Dear Abby: My son is almost 3. He is the light of my life. I love him more than I can describe, but sometimes I can’t handle his energy. We carefully monitor how much sugar he eats and we are sure his diet is not what’s causing the problem. Mostly I think he is just a rowdy little boy.
The problem is, we can’t take him out without dreading that he will act up. His refusal to listen to our requests — or listen to us when we speak to him at all — has put a strain on our marriage and we both feel like “failure” parents.
What are some things we can do to help our son channel his energy in a positive way, while getting some relief from his nonstop go-go attitude?
Dear Needs Relief: This may be a phase your son is going through; however, it would be a good idea to discuss this with his pediatrician to make sure. While little children can be human “Energizer bunnies,” I am concerned that you say the boy doesn’t listen when you talk to him. Tell the doctor and ask if a hearing check is in order.
As to your son’s acting up when you take him out — he should be told the rules and the penalties for not following them before you leave the house. If he doesn’t obey the rules, it is important that you follow through, whether that means he will be taken outside for a talk or taken home. Remember, consistency is the key. That’s the way children learn.
If you are older parents and not active, consider enrolling the boy in sports activities, such as swimming or kiddie gym. I am told there are even karate classes for children your son’s age.
I read a book recently that could be helpful to you and your spouse. The title is “Raising Children That Other People Like to Be Around” by Richard Greenberg. It was written last year (2013) and published by New Generation Publishing. The price is $14, and the advice the author offers is worth every penny.
Dear Abby: Twenty years ago I fell in love, but never told the man how I felt. We spent a lot of time together back then, but I was always afraid to confess my feelings because we were both married to other people. Time went by and we went our separate ways, but I have thought about him many times. A month ago I looked him up on Facebook, and we have reconnected.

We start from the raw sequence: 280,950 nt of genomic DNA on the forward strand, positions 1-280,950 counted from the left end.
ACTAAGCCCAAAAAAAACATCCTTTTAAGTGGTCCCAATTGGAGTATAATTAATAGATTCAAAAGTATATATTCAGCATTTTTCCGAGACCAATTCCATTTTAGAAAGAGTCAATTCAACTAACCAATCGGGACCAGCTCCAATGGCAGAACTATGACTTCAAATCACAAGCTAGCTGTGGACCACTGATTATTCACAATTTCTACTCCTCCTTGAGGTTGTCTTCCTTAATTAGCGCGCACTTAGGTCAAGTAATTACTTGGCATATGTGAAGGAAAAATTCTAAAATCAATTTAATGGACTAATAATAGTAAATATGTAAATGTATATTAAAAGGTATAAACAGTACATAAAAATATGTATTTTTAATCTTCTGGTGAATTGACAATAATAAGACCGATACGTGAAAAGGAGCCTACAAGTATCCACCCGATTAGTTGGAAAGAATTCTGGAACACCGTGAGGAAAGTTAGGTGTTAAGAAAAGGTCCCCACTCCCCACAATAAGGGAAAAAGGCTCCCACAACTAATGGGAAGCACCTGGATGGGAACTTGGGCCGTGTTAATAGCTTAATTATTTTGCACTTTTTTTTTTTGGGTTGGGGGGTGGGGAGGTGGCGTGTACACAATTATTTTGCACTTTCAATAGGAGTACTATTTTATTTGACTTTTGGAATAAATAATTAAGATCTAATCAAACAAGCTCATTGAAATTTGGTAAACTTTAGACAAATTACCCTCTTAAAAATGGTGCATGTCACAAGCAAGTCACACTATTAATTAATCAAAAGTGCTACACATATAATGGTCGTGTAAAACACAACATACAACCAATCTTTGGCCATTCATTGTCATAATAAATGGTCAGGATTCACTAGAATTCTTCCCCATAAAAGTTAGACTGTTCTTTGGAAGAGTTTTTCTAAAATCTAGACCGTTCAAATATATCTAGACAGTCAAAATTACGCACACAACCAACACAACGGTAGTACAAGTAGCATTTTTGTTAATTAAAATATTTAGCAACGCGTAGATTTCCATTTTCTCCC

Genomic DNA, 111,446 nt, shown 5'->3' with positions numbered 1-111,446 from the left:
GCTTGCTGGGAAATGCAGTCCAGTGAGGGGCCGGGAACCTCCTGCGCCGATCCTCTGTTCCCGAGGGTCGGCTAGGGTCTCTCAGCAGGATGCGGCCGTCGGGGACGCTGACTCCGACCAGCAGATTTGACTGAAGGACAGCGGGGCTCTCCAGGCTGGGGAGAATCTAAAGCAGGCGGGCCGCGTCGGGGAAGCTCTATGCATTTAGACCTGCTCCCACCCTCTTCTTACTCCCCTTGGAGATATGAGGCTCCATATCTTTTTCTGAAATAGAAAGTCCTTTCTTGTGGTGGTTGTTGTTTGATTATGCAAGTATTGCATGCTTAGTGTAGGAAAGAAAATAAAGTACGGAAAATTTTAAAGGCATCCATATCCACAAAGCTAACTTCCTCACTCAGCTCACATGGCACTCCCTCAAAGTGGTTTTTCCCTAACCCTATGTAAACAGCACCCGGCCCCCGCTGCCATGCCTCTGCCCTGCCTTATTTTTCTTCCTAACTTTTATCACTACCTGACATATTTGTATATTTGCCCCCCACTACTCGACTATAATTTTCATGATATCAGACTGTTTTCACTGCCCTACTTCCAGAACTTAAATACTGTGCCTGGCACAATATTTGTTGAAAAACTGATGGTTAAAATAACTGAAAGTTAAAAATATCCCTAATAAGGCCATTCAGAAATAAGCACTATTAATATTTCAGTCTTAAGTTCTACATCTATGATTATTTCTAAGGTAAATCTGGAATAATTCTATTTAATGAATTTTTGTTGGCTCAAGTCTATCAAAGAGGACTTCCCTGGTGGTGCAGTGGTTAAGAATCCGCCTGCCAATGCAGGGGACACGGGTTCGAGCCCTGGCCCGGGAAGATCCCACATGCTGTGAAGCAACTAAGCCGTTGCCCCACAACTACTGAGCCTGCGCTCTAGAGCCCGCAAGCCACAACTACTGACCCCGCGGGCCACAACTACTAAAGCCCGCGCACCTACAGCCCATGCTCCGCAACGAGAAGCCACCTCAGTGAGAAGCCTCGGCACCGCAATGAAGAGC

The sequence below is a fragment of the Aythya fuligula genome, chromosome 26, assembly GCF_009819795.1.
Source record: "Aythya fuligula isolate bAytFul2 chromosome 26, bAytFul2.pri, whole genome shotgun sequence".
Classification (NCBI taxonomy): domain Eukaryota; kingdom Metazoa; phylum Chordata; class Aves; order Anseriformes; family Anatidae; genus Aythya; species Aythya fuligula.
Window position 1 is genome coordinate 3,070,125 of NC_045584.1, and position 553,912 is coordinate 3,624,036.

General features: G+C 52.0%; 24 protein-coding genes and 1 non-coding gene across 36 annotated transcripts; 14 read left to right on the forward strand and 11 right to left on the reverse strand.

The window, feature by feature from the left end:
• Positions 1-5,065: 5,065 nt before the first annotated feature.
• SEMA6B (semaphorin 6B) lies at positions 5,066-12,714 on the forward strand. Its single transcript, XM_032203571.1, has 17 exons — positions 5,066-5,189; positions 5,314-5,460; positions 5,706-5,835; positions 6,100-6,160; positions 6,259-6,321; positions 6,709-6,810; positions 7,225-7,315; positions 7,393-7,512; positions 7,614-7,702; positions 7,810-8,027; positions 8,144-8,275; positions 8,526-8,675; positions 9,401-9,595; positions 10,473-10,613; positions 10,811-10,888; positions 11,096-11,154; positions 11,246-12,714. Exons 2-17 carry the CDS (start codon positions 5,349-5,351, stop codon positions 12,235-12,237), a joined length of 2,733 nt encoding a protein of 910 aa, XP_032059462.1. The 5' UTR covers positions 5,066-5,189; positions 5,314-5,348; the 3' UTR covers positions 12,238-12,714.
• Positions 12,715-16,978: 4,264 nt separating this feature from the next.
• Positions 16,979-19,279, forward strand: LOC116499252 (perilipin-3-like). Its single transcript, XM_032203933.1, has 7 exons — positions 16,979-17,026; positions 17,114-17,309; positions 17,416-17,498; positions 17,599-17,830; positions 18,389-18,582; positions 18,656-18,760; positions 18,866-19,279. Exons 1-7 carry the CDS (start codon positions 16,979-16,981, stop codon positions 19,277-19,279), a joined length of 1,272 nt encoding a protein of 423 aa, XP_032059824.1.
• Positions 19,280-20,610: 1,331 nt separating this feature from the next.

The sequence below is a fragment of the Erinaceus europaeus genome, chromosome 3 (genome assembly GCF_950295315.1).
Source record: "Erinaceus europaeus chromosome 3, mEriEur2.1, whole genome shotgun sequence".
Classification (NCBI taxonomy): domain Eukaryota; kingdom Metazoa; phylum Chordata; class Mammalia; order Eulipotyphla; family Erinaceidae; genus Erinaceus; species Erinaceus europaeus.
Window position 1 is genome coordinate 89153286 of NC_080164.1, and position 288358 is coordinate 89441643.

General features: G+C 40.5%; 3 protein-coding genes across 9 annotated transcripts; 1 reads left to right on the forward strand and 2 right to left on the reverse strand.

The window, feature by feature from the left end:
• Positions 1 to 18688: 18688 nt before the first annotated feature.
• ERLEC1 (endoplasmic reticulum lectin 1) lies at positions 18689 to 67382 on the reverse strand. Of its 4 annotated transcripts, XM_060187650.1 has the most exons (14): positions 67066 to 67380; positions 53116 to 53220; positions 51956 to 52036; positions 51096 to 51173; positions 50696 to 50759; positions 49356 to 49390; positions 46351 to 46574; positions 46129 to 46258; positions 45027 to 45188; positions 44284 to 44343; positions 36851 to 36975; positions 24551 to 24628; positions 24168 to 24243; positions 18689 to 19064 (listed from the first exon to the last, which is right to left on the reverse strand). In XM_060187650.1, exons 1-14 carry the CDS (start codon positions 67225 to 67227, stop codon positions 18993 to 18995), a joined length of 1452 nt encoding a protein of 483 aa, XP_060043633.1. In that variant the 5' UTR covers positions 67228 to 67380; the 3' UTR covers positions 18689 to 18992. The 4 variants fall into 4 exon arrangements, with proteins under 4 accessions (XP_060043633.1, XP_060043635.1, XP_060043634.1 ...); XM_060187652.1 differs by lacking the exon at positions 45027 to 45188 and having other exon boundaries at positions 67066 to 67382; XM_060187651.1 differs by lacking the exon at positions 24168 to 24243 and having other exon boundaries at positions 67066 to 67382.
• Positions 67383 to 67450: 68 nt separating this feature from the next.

Should I tell him how I feel about him? I’m afraid he may not feel the same way. My question is, should you always tell people how you feel, even if it may hurt someone else — like his wife and my husband?
In a Quandary
In San Antonio
Dear in a Quandary: My answer is NO. If this man is attracted to you or might like a fling, it could spark an affair in which two innocent people would be devastated. And if the feelings AREN’T mutual, you will look like a home-wrecking fool, so keep it to yourself and back off.
Dear Abby: My husband thinks it is fine to use his cellphone while he is in the bathroom, no matter who is on the other end. The noises must be obvious to anyone he’s talking to because he makes no effort to be quiet about his “business,” including flushing the toilet.
He won’t listen to me about how unacceptable this is. When I mention anything about it, he accuses me of being “sensitive” and “uptight.” Maybe he’ll listen to you and any of your readers who care to respond. Any comments?
Dear Cringing: Clearly your husband enjoys what he’s doing. If the people he’s talking to don’t mind — and apparently they don’t or they’d say, “I’ll talk to ya later!” — you should butt out.
Dear Abby is written by Abigail Van Buren, also known as Jeanne Phillips, and was founded by her mother, Pauline Phillips. Write Dear Abby at www.DearAbby.com or P.O. Box 69440, Los Angeles, CA 90069.